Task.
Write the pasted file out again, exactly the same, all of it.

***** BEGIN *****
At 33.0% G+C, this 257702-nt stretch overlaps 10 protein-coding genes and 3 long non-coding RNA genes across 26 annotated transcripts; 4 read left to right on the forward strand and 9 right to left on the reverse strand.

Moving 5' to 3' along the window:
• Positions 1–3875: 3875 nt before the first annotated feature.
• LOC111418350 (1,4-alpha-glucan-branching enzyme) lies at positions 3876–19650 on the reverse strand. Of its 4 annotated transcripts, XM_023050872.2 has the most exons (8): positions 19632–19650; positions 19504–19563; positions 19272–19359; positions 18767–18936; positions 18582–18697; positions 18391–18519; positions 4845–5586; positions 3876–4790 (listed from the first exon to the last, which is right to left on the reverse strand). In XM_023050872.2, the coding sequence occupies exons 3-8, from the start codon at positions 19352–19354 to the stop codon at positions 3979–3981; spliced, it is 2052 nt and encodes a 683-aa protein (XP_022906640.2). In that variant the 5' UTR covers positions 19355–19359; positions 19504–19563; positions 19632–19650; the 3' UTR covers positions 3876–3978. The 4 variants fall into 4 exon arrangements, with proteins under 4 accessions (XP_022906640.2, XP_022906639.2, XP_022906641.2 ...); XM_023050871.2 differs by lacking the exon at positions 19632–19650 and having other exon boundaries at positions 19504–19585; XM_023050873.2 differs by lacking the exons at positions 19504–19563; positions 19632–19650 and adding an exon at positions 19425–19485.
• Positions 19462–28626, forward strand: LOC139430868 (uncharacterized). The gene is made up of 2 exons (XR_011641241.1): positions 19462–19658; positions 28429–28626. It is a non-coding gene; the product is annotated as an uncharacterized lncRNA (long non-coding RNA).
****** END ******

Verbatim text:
At 33.0% G+C, this 257702-nt stretch overlaps 10 protein-coding genes and 3 long non-coding RNA genes across 26 annotated transcripts; 4 read left to right on the forward strand and 9 right to left on the reverse strand.

Moving 5' to 3' along the window:
• Positions 1–3875: 3875 nt before the first annotated feature.
• LOC111418350 (1,4-alpha-glucan-branching enzyme) lies at positions 3876–19650 on the reverse strand. Of its 4 annotated transcripts, XM_023050872.2 has the most exons (8): positions 19632–19650; positions 19504–19563; positions 19272–19359; positions 18767–18936; positions 18582–18697; positions 18391–18519; positions 4845–5586; positions 3876–4790 (listed from the first exon to the last, which is right to left on the reverse strand). In XM_023050872.2, the coding sequence occupies exons 3-8, from the start codon at positions 19352–19354 to the stop codon at positions 3979–3981; spliced, it is 2052 nt and encodes a 683-aa protein (XP_022906640.2). In that variant the 5' UTR covers positions 19355–19359; positions 19504–19563; positions 19632–19650; the 3' UTR covers positions 3876–3978. The 4 variants fall into 4 exon arrangements, with proteins under 4 accessions (XP_022906640.2, XP_022906639.2, XP_022906641.2 ...); XM_023050871.2 differs by lacking the exon at positions 19632–19650 and having other exon boundaries at positions 19504–19585; XM_023050873.2 differs by lacking the exons at positions 19504–19563; positions 19632–19650 and adding an exon at positions 19425–19485.
• Positions 19462–28626, forward strand: LOC139430868 (uncharacterized). The gene is made up of 2 exons (XR_011641241.1): positions 19462–19658; positions 28429–28626. It is a non-coding gene; the product is annotated as an uncharacterized lncRNA (long non-coding RNA).